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Tech is crashing the world’s biggest design fair

Google, Sony, LG, and other giants are showing up to show off gadgets at Salone del Mobile–evidence of the subtle way they’re reframing themselves as design-led companies.

Tech is crashing the world’s biggest design fair

Every April, thousands descend upon Milan for the design industry’s most important event of the year. Centered around Salone del Mobile–the Milan Furniture Fair–it’s a week filled with design events, installations, and announcements of new collections that will shape the industry for the next year, and it’s been that way for most of its nearly 60-year existence.

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But lately, it hasn’t just been design companies turning up for Milan Design Week: Tech companies, from Apple to Google, have been coming too. This year, the biggest players in home tech–including Sony, LG, and Bang & Olufsen, as well as Google–are out in force, showing off new TVs and installations that hint at their future ambitions. Their presence points to the increasing presence of technology in how we think about our homes–while also illustrating how tech companies are eager to portray their products as design-driven.

[Photo: Bang & Olafsen]

The TVs of Salone

This year’s Salone features multiple TV makers, all aiming to solve the main issue with the genre: Televisions are ugly black wastes of space when they’re not in use, which is most of the time.

Bang & Olufsen is launching a new, shape-shifting television-speaker hybrid called the Beovision Harmony that changes its form based on how you want to use it. When you’re not watching TV, the 77-inch OLED screen sits behind two panels made of oak and aluminum that house a powerful speaker system. When it’s time for Game of Thrones on Sunday night, you hit a button and the two panels magically open up as the screen rises behind them. It’s a lovely system, even if it’s completely inaccessible for most people: The television will retail in the company’s stores this fall for 18,500 euros (the U.S. price has yet to be determined).

[Photo: LG]

The Beovision Harmony isn’t the only television being presented as interior design this week. LG’s rollable OLED television, which was first announced at the consumer electronics trade show CES in January 2019, also makes an appearance in an experiential installation that mainly serves to show off the intense colors the TV is capable of displaying. Designed in collaboration with the British architecture studio Foster + Partners, the television unfurls when there’s bright light in the room and then slowly rolls away when it becomes dark.

[Photo: Panasonic]

Similarly, Panasonic partnered with Vitra to debut a cabinet with a glass panel that transforms into a screen when you turn it on.

[Image: Google Design Studio]

Google Returns To Milan

After making its debut last year by displaying its textile-covered hardware devices, Google is back at Salone this year with a forward-looking installation oriented around “neuroaesthetics,” or the science of how beauty makes you feel. Visitors don wristbands that track biometric data as they move through the installation’s three rooms, each with different furniture, lighting, and overall vibe. The goal is to give people a glimpse of how their environment influences how they feel by showing them their data after (Google says all the data is then deleted). The installation points to Google’s interest in interior spaces, though it’s hard to know how this will play into the company’s strategy in the future.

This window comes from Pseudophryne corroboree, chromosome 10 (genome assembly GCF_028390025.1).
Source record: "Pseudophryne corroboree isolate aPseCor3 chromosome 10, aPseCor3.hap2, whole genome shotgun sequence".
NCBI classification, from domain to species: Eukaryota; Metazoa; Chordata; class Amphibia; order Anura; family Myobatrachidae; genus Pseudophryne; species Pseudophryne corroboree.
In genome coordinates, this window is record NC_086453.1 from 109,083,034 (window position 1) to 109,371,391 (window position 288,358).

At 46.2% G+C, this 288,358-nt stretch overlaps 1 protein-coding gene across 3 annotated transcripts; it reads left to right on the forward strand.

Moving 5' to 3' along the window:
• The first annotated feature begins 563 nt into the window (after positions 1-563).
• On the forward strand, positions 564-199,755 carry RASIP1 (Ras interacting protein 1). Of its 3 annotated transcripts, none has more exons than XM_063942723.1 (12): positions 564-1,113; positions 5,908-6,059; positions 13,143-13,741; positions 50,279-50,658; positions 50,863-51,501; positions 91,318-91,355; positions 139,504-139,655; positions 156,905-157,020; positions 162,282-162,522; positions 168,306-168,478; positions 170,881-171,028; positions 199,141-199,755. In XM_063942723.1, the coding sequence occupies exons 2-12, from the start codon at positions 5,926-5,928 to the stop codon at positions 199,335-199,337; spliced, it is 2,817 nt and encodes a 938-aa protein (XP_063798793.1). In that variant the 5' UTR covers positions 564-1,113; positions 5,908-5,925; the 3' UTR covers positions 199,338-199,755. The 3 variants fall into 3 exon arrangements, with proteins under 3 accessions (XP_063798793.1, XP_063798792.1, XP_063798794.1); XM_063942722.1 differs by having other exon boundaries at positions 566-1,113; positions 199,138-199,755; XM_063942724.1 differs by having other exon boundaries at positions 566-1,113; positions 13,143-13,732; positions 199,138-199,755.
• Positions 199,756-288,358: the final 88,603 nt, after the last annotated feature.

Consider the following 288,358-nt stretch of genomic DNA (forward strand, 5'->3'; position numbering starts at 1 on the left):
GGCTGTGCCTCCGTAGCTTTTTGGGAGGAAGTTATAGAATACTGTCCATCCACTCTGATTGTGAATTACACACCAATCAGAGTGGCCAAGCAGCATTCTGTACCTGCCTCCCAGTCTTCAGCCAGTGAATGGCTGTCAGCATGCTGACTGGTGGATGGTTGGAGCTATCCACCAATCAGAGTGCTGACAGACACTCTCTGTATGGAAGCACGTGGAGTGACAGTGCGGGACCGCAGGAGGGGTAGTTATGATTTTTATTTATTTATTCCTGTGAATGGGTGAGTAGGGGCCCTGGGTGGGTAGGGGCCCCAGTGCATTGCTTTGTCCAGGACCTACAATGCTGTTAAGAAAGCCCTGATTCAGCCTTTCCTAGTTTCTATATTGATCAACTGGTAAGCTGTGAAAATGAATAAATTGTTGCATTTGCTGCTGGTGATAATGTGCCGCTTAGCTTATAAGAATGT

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Autonomous Interior Design

Like Google, Sony has created an installation for Salone, but this one is centered on robots–Sony’s cute puppy robot Aibo in particular. Called Affinity in Autonomy, the installation has several parts, which all react to a visitor’s presence to give them the sense of an intelligent being in the room with them. How does smart technology, whether in the form of a robot dog or something much more subtle, change the way that people perceive and interact with interior spaces? Visitors can play with Aibo and answer questions about what they think about the future of autonomous robots.

Consumer tech companies are showing up at the world’s biggest furniture fair for a reason: Technology has become an integral part of the interior design of most of our homes. The companies making that technology are now part of home life, whether they choose to engage with the interior design industry or not. But the companies that come to Salone are also using the fair to broadcast their design cred. Many of the biggest tech companies today, including Google and Apple, now talk about themselves as design-led, framing their products as human-centered solutions to people’s problems.

Even outside of Salone, it’s easy to find evidence of the increasing overlap between the world’s tech and design companies. This week, Sonos released a new product series in collaboration with Ikea that turns speakers into furniture, including a lamp that has a speaker for a base and a bookshelf that doubles as a speaker. Technology is going through furniturization as components get smaller and more connected. And what interior designer would complain about not having to make space for black screens, bundles of wires, and extraneous buttons in a home?

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About the author

Katharine Schwab is an associate editor based in New York who covers technology, design, and culture. Email her at kschwab@fastcompany.com and follow her on Twitter @kschwabable

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